[Bards] FW: Filking <of course it's a long reply!>

Ken Theriot kentheriot at ravenboymusic.com
Sun Apr 27 14:59:07 PDT 2008

Re-posting because the PTBs said the last was too long.  Shhheeesh, go
figure.  Me?  Long-winded?






I think 'period' music, created by and original to our SCA and Ren Faire and
SF&F performers and artists is great.  Faire game (sorry;)) as far as I'm
concerned.  We just have to be careful not to lay claim to the work as our
own, making sure we give credit to the original composer.  In fact, there
may actually be copyright violation issues to deal with.  It can get tricky,
and even our attorneys tell us that intellectual property is a minefield.
Licensing, permission, infringement, Fair-Use, parody, etc. are all terms
people casually throw around without really understanding their meaning.


Chirstianna, did you ever do any legal work with IP?  You may be the best
one to shed some light on this if you did.


I may one day give a class on this, but it is something we have to deal with
all the time since we publish recorded CDs that sometimes contain the work
of other people.  Here are just a couple of legal realities we have had to
learn for our little RBM business.  Though I'm not, technically, a lawyer
(:-)), this might prove helpful to some.


There are three primary kinds of licenses involved in publishing or
performing someone else's work.  1.  The mechanical license (also known as
the "compulsory license").  This is easy, costs very little, and is pretty
straightforward.  If you record somebody else's song on your CD, (assuming
they have published their song), all you have to do is pay them (actually
their publisher..often one and the same) the statutory rate, currently
9-cents per copy per song.  If the song has already been released by the
original artist (or published in any way), they actually have no say in the
matter!  That's where the "compulsory" part comes in.  It may not be NICE to
record someone else's song if they don't want you to, but it isn't illegal
as long as you pay for the license.  2.  Permission to print lyrics.  Even
though you may have obtained the mechanical license for a song to put on
your CD, reproducing/printing the lyrics DOES require permission.  It
doesn't usually cost anything, but can be MUCH harder to obtain.  Doing it
without permission is a copyright infringement.  3.  The performance
license.  Any "public performance" of a work under active copyright is a
violation of copyright law IF the venue does not have a performance license!
Note that I said "venue" and not "performer."  Performance licenses are not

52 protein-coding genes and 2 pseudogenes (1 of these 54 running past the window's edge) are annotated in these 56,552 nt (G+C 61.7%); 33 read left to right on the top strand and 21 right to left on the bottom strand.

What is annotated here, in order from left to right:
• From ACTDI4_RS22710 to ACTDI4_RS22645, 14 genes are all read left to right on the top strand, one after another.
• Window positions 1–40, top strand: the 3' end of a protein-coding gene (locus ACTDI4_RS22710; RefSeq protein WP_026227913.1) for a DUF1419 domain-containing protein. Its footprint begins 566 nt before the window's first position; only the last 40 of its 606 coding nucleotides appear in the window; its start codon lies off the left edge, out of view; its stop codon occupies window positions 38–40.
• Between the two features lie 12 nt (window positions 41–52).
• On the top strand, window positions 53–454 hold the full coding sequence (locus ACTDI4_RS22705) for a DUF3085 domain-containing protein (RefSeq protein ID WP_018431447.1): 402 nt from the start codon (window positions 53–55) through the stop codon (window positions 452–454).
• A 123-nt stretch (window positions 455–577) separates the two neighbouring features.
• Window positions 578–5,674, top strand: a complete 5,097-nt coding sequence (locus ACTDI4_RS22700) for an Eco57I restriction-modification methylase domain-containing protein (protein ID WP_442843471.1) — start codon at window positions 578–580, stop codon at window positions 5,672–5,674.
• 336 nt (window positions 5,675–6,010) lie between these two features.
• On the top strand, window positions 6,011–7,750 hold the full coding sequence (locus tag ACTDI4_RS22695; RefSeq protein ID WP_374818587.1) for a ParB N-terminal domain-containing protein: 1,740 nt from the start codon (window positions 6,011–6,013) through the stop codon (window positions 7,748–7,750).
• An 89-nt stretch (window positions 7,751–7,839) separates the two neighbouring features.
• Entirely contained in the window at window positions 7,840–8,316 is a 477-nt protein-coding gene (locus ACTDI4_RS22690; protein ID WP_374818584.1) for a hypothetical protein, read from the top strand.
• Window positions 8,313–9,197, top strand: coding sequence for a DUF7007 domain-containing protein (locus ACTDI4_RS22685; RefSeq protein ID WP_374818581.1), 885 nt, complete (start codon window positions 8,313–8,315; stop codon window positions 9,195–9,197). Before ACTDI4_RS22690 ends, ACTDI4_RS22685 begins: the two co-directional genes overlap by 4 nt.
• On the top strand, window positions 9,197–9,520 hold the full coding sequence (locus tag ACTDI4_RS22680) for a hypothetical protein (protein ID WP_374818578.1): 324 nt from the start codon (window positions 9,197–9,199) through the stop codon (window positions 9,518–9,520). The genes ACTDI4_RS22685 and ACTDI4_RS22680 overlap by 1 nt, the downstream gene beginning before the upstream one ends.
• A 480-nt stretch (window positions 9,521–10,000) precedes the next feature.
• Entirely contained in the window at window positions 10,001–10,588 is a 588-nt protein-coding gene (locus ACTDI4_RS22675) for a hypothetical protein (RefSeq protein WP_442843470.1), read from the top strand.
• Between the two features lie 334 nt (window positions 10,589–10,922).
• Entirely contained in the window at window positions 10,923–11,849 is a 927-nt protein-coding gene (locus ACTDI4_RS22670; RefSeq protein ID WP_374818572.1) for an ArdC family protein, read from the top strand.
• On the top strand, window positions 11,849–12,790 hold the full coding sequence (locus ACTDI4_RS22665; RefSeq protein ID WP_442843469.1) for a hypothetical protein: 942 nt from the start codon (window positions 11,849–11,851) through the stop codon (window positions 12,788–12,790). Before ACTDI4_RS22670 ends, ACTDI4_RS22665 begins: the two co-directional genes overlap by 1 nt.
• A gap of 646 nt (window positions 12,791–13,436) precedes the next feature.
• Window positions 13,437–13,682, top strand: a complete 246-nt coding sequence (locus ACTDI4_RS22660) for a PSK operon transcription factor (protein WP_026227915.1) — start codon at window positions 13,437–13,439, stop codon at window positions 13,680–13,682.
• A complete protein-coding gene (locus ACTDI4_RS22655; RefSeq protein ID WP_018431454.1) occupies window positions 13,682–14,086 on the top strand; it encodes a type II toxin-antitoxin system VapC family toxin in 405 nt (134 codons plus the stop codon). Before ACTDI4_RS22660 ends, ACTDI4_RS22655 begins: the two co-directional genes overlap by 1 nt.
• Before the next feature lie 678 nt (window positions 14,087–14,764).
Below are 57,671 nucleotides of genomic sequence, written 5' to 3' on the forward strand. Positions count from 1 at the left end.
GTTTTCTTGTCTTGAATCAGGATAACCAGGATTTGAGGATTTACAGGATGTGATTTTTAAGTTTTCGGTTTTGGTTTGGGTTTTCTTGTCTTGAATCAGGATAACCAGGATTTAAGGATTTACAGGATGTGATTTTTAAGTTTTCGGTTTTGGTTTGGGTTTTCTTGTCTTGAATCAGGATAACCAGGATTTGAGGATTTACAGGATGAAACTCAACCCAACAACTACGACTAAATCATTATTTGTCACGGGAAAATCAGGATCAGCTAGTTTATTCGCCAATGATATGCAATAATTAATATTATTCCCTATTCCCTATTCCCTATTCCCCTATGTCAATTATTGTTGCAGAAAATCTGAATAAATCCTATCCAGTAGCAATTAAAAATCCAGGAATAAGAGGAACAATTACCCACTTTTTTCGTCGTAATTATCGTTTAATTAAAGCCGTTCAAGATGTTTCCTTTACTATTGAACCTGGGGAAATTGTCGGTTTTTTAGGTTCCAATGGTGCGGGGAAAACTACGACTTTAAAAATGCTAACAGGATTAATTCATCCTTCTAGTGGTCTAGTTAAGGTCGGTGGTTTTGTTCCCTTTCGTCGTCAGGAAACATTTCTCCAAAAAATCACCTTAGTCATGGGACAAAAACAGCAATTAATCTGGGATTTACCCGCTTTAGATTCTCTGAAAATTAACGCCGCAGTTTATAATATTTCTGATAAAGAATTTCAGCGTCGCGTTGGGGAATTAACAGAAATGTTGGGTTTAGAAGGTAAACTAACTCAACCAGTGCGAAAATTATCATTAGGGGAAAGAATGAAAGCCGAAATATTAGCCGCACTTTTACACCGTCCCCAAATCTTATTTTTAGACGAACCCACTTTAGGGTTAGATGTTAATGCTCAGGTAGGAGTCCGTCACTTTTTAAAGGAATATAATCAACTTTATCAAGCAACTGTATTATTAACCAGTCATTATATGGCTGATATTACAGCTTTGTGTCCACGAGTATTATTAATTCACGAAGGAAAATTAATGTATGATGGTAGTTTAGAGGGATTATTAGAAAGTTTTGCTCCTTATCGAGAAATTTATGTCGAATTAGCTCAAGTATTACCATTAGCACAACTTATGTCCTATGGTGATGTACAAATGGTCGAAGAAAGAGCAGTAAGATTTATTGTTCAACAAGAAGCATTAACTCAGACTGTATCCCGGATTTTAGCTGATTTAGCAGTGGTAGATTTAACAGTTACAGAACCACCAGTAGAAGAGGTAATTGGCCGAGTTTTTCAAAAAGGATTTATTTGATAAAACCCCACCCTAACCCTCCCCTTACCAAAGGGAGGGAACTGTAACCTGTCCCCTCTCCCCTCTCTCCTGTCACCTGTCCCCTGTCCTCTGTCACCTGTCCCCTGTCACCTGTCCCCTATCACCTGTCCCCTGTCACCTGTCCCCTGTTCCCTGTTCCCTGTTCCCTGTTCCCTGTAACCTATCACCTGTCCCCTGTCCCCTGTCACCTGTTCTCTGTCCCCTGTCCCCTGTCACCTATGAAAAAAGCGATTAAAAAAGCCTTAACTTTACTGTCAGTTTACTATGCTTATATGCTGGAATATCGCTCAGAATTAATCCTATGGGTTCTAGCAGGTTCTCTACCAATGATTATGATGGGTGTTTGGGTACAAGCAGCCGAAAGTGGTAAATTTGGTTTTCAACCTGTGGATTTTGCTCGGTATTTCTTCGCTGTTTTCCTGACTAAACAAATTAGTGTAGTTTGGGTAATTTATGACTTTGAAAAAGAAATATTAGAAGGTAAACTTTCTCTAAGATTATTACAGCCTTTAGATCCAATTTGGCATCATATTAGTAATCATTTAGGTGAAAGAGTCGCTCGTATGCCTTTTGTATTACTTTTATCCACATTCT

usually granted to performers, but rather to a venue.  For example, you may
notice "ASCAP" or "BMI" stickers in the windows of restaurants or bars.
That's because they pay performing rights organizations (PROs) like ASCAP
for the right to play music in their establishment.  If they don't have
these licenses, they can't have the radio on, can't have a juke box, can't
have bands doing covers, etc.  We used to play at Borders Books and Music
quite a lot a few years ago.  Depending on which site we played, they would
sometimes ask us to only play songs we owned the copyright to.  If we had
decided to play "Witch of the Westmereland," and Archie Fisher found out
about it, he would have grounds to sue Borders.  We would not be sued!  The
venue would.  That is an important distinction.  Now is it likely that
Archie Fisher would ever find out?  And if he did, would he sue?  I think
the odds are very low.  But it does not mean it isn't illegal.  The reason
this is so important is that SCA bardic circles can be considered "public
performances."  Though suit is not likely, we could be putting the site
owners in legal hot water if we perform works under active copyright.  


One last thing (I promise).  I have heard MANY people say that they are not
violating copyright because of the "Fair Use" doctrine in copyright law,
which gives you a pass if the work is used for "criticism, comment, news
reporting, teaching (including multiple copies for classroom use),
scholarship, or research."  It does NOT matter how much of the original work
is used.  It's all about the purpose.  I've heard people say "well I only
used a few of the lines from that song, so it's OK under the Fair Use
doctrine."  Not true.  You can be OK using an entire song, or in violation
if you only use a line or two.   


OK, if there are any entertainment attorneys on the list, please feel free
to clarify any of this.





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